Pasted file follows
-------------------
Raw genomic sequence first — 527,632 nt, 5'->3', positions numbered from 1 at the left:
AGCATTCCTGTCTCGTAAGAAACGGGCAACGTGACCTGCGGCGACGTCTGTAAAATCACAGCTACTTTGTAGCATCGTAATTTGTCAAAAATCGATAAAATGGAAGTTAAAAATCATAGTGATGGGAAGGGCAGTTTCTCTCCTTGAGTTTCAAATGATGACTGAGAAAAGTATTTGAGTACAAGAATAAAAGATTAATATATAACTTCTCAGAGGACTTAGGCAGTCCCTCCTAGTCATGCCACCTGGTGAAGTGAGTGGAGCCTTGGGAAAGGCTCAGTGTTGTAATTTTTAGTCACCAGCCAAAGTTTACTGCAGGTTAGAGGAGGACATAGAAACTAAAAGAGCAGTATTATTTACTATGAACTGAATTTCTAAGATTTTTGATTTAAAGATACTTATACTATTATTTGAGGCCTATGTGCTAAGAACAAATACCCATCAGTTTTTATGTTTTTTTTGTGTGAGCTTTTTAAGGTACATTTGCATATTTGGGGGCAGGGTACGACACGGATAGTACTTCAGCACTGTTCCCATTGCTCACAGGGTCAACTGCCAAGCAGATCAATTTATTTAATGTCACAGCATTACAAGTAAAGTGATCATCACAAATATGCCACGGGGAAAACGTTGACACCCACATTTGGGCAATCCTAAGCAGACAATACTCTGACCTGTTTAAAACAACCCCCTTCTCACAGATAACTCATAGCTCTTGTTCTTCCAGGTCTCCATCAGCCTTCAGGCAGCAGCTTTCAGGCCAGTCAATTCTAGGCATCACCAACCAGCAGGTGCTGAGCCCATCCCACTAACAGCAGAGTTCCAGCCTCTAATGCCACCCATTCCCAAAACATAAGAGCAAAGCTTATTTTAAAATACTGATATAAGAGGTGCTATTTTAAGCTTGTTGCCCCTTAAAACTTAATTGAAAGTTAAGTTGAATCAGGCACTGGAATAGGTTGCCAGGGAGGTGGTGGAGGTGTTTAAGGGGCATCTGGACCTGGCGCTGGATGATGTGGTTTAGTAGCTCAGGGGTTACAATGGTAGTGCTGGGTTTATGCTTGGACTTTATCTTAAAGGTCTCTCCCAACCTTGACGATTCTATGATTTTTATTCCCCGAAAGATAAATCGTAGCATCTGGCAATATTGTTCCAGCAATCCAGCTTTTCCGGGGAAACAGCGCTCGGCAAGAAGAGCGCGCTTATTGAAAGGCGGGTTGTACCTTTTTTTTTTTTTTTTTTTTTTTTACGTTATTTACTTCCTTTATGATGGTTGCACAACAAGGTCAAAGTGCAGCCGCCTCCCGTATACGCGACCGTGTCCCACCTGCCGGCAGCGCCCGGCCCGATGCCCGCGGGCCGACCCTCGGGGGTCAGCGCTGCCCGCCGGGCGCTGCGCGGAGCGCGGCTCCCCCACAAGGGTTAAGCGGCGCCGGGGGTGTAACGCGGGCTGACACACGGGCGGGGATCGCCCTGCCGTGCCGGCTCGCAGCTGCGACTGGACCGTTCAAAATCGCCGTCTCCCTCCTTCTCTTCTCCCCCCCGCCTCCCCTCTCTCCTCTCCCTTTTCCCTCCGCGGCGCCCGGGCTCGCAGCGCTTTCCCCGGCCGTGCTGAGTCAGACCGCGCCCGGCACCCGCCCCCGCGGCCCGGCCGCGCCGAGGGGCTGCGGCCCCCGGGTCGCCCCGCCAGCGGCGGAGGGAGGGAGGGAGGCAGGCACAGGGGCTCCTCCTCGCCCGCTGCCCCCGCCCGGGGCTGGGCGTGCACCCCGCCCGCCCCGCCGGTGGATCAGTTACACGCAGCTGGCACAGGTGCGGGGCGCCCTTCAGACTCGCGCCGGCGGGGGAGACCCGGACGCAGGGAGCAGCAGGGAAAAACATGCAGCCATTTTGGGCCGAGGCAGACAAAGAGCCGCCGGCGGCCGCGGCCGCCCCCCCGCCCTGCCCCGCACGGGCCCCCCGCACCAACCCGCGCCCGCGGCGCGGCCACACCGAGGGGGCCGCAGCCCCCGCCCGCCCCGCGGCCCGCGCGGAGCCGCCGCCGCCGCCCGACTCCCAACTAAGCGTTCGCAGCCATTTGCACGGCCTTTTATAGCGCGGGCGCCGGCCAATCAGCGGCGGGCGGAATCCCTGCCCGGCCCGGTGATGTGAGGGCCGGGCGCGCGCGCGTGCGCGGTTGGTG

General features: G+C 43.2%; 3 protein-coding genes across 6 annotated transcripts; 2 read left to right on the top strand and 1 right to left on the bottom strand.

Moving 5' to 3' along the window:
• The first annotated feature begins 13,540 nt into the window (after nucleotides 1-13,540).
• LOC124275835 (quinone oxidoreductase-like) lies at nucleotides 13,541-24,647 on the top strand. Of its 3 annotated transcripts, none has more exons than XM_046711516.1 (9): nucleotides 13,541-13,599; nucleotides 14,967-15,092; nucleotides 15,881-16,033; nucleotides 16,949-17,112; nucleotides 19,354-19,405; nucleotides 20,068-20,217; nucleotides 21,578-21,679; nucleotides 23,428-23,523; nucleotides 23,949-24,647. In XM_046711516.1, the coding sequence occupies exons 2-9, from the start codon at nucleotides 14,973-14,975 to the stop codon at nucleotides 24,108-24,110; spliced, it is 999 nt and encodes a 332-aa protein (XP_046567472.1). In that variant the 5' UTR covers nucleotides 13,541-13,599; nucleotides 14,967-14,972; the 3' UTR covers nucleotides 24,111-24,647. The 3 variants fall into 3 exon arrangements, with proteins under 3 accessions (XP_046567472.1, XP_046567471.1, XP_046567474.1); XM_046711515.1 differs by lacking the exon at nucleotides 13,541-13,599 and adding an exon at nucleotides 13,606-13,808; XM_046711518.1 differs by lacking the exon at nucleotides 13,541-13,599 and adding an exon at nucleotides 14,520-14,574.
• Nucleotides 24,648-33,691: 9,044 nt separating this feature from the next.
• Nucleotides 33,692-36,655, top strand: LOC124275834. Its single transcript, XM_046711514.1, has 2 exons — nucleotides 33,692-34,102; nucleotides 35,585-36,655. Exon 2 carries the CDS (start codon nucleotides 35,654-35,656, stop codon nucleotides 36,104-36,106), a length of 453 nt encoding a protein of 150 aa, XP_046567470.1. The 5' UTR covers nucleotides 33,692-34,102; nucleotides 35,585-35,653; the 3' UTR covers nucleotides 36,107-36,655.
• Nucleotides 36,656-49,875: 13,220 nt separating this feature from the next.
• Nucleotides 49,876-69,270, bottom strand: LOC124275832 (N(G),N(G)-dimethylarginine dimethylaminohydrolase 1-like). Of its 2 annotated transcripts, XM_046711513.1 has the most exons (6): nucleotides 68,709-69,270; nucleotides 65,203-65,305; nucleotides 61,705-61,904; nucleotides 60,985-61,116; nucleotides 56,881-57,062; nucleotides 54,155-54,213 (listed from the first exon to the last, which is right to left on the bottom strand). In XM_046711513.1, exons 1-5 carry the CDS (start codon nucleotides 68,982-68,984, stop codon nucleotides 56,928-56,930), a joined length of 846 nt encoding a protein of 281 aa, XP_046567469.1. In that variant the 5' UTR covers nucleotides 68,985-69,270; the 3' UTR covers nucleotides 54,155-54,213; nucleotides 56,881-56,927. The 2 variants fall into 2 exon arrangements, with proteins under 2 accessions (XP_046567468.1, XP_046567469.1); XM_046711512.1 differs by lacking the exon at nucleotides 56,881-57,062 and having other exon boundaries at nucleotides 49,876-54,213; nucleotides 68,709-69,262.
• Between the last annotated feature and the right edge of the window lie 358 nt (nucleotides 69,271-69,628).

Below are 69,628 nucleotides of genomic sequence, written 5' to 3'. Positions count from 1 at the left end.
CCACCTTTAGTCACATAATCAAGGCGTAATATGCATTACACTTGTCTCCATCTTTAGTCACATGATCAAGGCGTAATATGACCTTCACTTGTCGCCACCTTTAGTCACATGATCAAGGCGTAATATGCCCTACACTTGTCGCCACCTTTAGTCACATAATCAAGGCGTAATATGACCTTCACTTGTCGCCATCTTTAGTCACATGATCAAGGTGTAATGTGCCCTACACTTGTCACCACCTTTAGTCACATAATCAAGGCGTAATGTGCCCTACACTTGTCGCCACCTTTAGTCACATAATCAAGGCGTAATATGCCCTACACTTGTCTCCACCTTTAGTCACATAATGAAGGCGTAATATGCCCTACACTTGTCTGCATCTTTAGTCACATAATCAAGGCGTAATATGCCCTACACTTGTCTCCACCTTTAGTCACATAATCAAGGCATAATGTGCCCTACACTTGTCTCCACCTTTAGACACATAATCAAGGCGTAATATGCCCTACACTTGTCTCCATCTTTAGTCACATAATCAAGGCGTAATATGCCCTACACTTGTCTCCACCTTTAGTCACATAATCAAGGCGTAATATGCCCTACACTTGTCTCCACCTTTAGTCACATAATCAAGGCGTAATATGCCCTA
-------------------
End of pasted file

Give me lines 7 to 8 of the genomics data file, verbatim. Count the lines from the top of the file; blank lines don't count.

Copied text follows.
• Nucleotides 24,648-33,691: 9,044 nt separating this feature from the next.
• Nucleotides 33,692-36,655, top strand: LOC124275834. Its single transcript, XM_046711514.1, has 2 exons — nucleotides 33,692-34,102; nucleotides 35,585-36,655. Exon 2 carries the CDS (start codon nucleotides 35,654-35,656, stop codon nucleotides 36,104-36,106), a length of 453 nt encoding a protein of 150 aa, XP_046567470.1. The 5' UTR covers nucleotides 33,692-34,102; nucleotides 35,585-35,653; the 3' UTR covers nucleotides 36,107-36,655.